Until not long ago, manually capturing and storing provenance from scientific experiments were constant concerns for scientists. With the advent of computational experiments (modeled as scientific workflows) and Scientific Workflow Management Systems, produced and consumed data, as well as the provenance of a given experiment, are automatically managed, so provenance capturing and storing in such context is no longer a major concern. Similarly to several existing big data problems, the bottom line is now on how to analyze the large amounts of provenance data generated by workflow executions and how to be able to extract useful knowledge of this data. In this context, this article surveys the current state-of-art on provenance analytics by presenting the key initiatives that have been taken to support provenance data analysis. We also contribute by proposing a taxonomy to classify elements related to provenance analytics.
Huge increase in the number of digital music tracks has created a necessity to develop an automated tool to extract the needful information from those tracks. As this information has to be extracted from the contents of the music, it is known as Content Based - Music Information Retrieval (CB-MIR). As, since recent two decades, several research outcomes are observed in the area of CB-MIR, there is a need to consolidate and critically analyze the research findings to evolve future research directions. In this survey article, various tasks of content based music information retrieval and their applications are critically reviewed. In particular, the article focuses on eight MIR related tasks such as vocal/non-vocal segmentation, artist identification, genre classification, raga identification, query-by-humming (QBH), emotion recognition, instrument recognition and music clip annotation. The article elaborates the signal processing techniques to extract useful features for performing specific tasks mentioned above and discusses their strengths as well as weakness. This paper also points to some general research issues in CB-MIR and probable approaches towards solutions which help in improving the efficiency of existing CB-MIR systems.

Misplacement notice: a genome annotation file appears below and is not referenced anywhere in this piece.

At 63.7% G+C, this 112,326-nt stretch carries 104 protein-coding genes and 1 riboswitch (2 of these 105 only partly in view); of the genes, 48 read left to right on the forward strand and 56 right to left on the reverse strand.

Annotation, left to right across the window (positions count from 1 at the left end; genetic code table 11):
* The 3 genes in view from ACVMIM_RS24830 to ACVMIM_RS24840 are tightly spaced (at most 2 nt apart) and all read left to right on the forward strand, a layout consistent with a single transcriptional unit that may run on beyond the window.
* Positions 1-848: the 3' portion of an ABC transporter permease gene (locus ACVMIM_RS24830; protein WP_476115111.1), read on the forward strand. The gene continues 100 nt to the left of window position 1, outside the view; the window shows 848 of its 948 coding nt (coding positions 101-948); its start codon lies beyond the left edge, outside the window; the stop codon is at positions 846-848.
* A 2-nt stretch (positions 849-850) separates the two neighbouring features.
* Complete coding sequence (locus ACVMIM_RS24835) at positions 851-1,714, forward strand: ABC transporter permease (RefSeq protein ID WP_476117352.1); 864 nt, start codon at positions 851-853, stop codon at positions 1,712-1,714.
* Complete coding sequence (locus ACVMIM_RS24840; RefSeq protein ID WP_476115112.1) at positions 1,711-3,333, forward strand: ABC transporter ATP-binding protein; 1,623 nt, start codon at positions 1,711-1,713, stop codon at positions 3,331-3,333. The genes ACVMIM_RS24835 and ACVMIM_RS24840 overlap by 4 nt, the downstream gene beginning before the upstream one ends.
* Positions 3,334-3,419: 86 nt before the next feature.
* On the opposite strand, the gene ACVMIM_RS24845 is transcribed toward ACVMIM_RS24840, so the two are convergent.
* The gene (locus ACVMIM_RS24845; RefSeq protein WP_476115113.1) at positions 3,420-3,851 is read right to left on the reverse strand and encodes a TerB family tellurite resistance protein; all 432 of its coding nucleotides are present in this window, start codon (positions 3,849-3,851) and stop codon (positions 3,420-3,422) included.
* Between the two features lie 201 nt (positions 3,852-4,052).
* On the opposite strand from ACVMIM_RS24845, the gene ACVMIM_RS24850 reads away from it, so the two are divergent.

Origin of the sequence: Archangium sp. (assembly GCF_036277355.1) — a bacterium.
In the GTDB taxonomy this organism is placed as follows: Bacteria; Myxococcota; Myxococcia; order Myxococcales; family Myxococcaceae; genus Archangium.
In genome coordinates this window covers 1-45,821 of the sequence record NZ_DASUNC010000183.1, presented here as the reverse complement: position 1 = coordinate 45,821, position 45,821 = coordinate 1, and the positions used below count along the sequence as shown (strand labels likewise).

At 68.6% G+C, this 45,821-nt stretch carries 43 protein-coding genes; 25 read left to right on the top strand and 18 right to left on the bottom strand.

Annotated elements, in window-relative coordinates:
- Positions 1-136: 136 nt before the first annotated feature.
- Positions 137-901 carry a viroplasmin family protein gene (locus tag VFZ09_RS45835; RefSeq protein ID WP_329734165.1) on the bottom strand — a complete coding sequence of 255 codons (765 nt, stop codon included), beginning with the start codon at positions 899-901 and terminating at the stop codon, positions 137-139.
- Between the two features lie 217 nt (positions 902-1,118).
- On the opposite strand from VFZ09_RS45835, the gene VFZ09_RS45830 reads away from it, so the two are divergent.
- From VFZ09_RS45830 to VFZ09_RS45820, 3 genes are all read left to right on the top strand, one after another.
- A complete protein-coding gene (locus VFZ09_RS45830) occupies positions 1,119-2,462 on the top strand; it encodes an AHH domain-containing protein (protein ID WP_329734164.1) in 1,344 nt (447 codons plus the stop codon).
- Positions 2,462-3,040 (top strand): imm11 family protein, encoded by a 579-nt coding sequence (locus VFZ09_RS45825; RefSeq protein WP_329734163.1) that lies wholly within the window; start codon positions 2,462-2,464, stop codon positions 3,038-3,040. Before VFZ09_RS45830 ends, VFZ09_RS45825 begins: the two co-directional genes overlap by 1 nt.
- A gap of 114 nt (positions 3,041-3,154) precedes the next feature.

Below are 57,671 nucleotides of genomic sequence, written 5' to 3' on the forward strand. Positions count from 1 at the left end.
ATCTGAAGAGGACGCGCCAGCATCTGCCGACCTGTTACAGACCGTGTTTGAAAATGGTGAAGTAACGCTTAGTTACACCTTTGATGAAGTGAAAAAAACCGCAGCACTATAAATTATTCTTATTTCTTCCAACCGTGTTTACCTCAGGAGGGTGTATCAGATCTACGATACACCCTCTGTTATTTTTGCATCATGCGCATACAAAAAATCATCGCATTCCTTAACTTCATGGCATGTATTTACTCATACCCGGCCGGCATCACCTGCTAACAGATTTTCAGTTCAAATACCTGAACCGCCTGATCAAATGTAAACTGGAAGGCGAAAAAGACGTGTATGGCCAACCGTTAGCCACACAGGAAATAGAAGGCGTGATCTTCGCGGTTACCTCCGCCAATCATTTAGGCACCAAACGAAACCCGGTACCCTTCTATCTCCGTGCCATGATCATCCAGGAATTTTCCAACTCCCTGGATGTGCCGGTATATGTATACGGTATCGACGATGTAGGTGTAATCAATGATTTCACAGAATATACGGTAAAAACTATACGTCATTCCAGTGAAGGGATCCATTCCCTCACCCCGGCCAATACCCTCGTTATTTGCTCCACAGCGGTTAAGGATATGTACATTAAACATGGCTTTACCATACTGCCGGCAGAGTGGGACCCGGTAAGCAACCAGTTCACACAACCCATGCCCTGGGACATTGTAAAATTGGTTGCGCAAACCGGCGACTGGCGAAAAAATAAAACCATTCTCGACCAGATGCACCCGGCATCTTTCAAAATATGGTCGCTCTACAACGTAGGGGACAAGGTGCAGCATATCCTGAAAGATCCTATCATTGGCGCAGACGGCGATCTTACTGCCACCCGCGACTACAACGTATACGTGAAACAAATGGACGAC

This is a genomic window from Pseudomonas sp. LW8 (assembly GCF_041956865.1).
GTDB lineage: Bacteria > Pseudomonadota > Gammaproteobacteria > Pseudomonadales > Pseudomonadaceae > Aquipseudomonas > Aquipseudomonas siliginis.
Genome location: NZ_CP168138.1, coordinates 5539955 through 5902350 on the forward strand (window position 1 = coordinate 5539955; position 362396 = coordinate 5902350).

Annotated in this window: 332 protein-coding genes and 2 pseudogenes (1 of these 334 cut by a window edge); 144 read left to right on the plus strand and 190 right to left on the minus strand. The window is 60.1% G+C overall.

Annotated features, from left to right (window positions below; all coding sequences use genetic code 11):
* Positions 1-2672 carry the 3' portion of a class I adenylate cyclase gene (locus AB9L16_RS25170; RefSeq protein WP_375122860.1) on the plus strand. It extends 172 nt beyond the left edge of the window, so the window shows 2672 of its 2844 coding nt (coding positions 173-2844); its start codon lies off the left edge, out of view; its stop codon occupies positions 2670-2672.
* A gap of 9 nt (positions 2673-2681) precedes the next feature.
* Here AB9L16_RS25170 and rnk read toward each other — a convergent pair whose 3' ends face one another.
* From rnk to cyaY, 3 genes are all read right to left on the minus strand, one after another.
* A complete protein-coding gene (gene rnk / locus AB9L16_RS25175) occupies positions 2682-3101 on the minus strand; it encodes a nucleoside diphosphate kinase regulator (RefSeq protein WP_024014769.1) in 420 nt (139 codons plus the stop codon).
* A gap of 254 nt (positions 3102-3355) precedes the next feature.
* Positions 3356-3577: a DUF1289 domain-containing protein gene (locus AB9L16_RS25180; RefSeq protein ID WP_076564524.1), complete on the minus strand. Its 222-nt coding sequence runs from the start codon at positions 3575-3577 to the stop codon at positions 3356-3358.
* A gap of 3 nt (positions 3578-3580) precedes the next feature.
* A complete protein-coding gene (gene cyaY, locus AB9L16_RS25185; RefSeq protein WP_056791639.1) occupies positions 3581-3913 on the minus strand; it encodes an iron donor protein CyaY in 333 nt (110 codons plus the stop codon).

Positional data from small and mobile GPS receivers has become ubiquitous and allows for many new applications such as road traffic or vessel monitoring as well as Location Based Services. To make these applications possible for which information on location is more important than ever, streaming spatial data needs to be managed, mined and used intelligently. This paper provides an overview of previous work in this evolving research field and discusses different applications as well as common problems and solutions. The conclusion indicates promising directions for future research.
The gap is widening between the processor clock speed of end-system architectures and network throughput capabilities. It is now physically possible to provide single-flow throughput of speeds up to 100 Gbps, and 400 Gbps will soon be possible. Most current research into high-speed data networking focuses on managing expanding network capabilities within datacenter Local-Area Networks (LANs) or efficiently multiplexing millions of relatively small flows through a Wide-Area Network (WAN). However, datacenter hyper-convergence places high-throughput networking workloads on general-purpose hardware, and distributed High-Performance Computing (HPC) applications require time-sensitive, high-throughput end-to-end flows (also referred to as elephant flows) to occur over WANs. For these applications, the bottleneck is often the end-system, and not the intervening network. Since the problem of the end-system bottleneck was uncovered, many techniques have been developed which address this mismatch with varying degrees of effectiveness. In this survey, we describe the most promising techniques, beginning with network architecturesand NIC design, continuing with operating and end-system architectures, and concluding with clean-slate protocol design.